BOSTON—The Harvard Business School Doctoral Programs, directed by Kathleen McGinn, the School's Cahners-Rabb Professor of Business Administration, have presented four Wyss Awards for Excellence in Doctoral Research and one Martin Award for Excellence in Business Economics to five Harvard doctoral candidates. These prizes are presented annually to outstanding students engaged in innovative dissertation research.
The Wyss Awards are named in honor of Hansjoerg Wyss (MBA 1965) who in 2004 established the Hansjoerg Wyss Endowment for Doctoral Education. The Wyss Endowment supports a broad range of efforts to strengthen the HBS Doctoral Programs, including fellowships and stipends for doctoral students, increased support for field research, new doctoral course development, teaching skills training, and the renovation of doctoral facilities on campus.
The Roger Martin Fund for Doctoral Research was established in 2006 through the generosity of Roger Martin (MBA 1981), currently Dean of the Rotman School of Management at the University of Toronto. The fund was created in memory of HBS professor John Lintner, a world-renowned expert in finance, who was a mentor to Martin.
The 2011 Wyss Awards recipients are:
- Ryan W. Buell (Doctorate in Business Administration (DBA), Technology and Operations Management)
While a large portion of service operations research explores the effect of customer behavior on operations, Buell's work reverses the direction of the analysis. In particular, operational choices intended to optimize firm profits can backfire if they diminish customer experiences and, in the process, alter whether and how customers choose to execute their role in the firm's operating system. To date, Buell's research has empirically examined how three specific operational choices - the level of service quality a firm chooses to provide relative to its competitors, the degree of customer heterogeneity a firm chooses to accommodate in its operating system, and whether and how a firm chooses to automate service - affect the experiences and behaviors of its customers, and in turn, its performance. With his work, Buell seeks to simultaneously improve the profitability of service organizations and the in-process experiences of their customers.
- ZoÃ« Chance (Doctorate in Business Administration (DBA), Marketing)
Chance's dissertation, "Live Long and Prosper," investigates how consumers' behavior influences their preferences and shapes their identities in counterintuitive ways. Chance finds that, contrary to rational expectations, cheating makes people feel smarter, charitable giving makes donors feel wealthier, and spending time on others leads people to believe they have more time. This research also explores the consequences of these effects on productivity and purchase behavior.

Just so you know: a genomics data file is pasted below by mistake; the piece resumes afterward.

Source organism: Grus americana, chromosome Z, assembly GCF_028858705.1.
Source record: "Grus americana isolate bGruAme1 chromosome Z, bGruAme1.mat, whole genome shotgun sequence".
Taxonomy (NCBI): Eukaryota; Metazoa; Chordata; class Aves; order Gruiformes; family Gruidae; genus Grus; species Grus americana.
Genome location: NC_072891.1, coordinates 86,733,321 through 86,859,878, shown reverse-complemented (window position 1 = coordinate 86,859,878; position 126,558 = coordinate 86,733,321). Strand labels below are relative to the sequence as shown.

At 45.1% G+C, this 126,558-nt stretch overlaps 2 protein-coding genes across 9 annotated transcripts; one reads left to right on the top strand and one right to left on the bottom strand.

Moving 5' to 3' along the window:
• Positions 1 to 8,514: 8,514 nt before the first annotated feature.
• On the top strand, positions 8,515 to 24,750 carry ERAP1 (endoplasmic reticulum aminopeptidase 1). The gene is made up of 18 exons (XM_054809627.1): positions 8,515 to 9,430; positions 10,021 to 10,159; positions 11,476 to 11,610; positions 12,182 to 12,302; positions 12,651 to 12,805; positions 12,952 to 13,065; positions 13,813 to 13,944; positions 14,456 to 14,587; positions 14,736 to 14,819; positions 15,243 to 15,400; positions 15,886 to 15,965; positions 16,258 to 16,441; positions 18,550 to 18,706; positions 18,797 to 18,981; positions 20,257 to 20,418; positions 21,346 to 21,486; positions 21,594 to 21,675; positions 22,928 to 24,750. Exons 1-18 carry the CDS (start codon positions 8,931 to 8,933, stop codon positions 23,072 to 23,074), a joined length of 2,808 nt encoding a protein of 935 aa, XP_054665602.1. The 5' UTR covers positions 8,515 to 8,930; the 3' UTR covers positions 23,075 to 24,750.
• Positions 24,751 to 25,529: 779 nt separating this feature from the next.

- AndrÃ¡s Tilcsik (Ph.D., Organizational Behavior)
Tilcsik's research examines how organizational and institutional environments affect individuals' performance and opportunities within organizations. He studies, in particular, three such phenomena: the effect of early career conditions on subsequent individual performance, the effect of workplace discrimination on individuals' opportunities, and the effect of large-scale institutional changes on individual outcomes. This research not only contributes to the subjects of work and inequality, social capital, and institutional theory, but also addresses such significant issues as job performance, employment discrimination, and organizational change.
- Chia-Jung Tsay (Ph.D., Organizational Behavior)
Tsay's research focuses on the psychological processes that influence decision making and interpersonal perception and choice in performance and competitive contexts. Using a multi-method approach, she explores the impact of visual information on judgment. Tsay also examines how expertise and unconscious biases affect judgments of performance. This research holds implications for organizational outcomes such as leadership, team dynamics, interpersonal influence, and communication in the global business environment.
The 2011 Martin Awards recipient is:
- Jacob Dov Leshno (Ph.D., Business Economics)
Leshno's research investigates allocation mechanisms that assign items without the use of monetary transfers. A focus of his research is assignment through waiting lists, for example the assignment of public housing apartments to eligible applicants. Since apartments are geographically dispersed and applicants have heterogeneous location preferences, it is important to assign applicants to the apartments they prefer. Leshno developed tools to model this process, allowing him to introduce novel queuing policies that match applicants to their preferred apartments. These policies allow applicants to decline a mismatched apartment at a low cost, freeing it to be assigned to another applicant who prefers it.
Harvard Business School grants the Doctorate in Business Administration (DBA) in five areas of study: accounting and management, marketing, management, strategy, and technology and operations management. In addition, in conjunction with Harvard University's Graduate School of Arts and Sciences, it offers Ph.D. programs in business economics, health policy management, and organizational behavior. At any given time, approximately 130 HBS doctoral students are completing course work or working on their dissertations at the School.